Saturday, June 14, 2008

You're on -- what's the message?

Four flights, 4 different flight attendants, 4 different attitudes.

1. The informer. Flight attendant told us about the plane itself, including the engines, expertise of the companies building them, and how the plane's technology would ensure a fast and safe flight. I told him I thought the info was interesting; and he said reason he gives is thought passengers are more likely frightened of/on small planes, and the more they understood how the plane helps them, the more he believed we'd enjoy the flight. He's right, it worked.

2. The someone else's fault. The next flight had the second engine off while sitting on the tarmac so really really hot waiting. Flight attendant proceeded to tell us how we weren't getting peanuts, not getting pretzels and it wasn't his fault but corporate decision to eliminate. And the coffee is really bad since sitting so long so he'd have make a new pot. And decision to leave engines off aren't his choice, but we'd be getting cooler after take off (90 minutes away). Complete with head shakes and frowns.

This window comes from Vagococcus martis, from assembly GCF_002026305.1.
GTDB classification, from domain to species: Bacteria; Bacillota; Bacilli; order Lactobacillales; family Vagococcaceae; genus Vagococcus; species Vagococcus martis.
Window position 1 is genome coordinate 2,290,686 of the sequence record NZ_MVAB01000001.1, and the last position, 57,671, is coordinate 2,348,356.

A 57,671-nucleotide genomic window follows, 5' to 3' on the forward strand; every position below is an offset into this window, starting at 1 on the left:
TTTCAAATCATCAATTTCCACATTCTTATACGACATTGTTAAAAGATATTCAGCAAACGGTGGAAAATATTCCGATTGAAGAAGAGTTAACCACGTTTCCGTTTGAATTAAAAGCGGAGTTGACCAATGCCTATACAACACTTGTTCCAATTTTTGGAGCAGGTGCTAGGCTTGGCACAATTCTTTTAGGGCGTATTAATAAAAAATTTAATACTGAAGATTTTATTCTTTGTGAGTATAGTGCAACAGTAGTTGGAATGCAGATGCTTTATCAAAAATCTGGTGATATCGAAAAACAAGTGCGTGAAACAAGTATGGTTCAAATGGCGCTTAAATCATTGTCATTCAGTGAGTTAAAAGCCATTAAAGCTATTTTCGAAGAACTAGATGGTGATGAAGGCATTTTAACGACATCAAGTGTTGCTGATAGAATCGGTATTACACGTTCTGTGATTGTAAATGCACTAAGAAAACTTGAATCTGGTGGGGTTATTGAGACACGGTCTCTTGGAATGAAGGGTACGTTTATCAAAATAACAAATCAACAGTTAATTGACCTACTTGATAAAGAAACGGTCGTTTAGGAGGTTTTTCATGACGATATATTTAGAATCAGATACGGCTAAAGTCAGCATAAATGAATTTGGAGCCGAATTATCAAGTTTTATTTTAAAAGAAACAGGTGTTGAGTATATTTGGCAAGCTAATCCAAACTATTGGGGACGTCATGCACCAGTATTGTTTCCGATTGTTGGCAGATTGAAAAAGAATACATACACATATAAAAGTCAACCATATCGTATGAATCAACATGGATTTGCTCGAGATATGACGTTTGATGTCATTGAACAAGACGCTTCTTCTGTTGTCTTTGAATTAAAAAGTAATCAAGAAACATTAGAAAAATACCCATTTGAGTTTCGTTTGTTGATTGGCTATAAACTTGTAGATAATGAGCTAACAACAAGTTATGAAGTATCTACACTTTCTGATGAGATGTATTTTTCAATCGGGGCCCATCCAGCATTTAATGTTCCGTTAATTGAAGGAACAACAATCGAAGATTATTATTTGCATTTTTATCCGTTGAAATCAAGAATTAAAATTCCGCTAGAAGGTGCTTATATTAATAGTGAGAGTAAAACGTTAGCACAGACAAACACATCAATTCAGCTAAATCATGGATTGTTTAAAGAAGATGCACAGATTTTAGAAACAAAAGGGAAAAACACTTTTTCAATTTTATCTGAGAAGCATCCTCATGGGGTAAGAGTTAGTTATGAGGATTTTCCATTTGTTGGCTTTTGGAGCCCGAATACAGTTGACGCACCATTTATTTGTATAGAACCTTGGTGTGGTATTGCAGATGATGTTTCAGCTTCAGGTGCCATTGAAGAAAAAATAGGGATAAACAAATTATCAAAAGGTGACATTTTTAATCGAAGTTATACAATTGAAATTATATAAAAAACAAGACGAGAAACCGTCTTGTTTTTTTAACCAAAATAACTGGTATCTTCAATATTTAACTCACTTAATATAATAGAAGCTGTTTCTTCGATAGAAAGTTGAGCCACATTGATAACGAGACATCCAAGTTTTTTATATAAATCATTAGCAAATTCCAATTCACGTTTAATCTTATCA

3. Forgettable or not funny. The third flight attendant did everything the way it's always done so completely forgettable. Except making a "joke" about how "in case the flight turns into a cruise" before explaining the flotation devices.

4. Queen of rules. The fourth flight attendant just couldn't stop talking. And all the talk was rules. Rule after rule after rule. Took all the standard language and made it even longer to be sure we understood the rules. And told us what rules would be told to us later. Even times that didn't call for rules turned into rules: "this cart weighs 150 pounds so if you plan to go into the aisle while I'm serving don't be surprised if you get mowed down like a lawn mower" or at end of flight "did I just heard seat belts dangle? Buckle them right now, I will tell you when it's time to unbuckle your seat belts".

Any given day association executives also have a choice about what to communicate and how to communicate. Will you: 1) inform your members and give them transparency so they have faith in your organization; 2) constantly complain about what's going wrong and always include that someone else made the bad decision; 3) be so predictable you're forgettable - or worse, don't take serious situations seriously; or 4) give so many rules that it's all the members hear?

You're standing in front of passengers all the time too - what's the message?

No comments: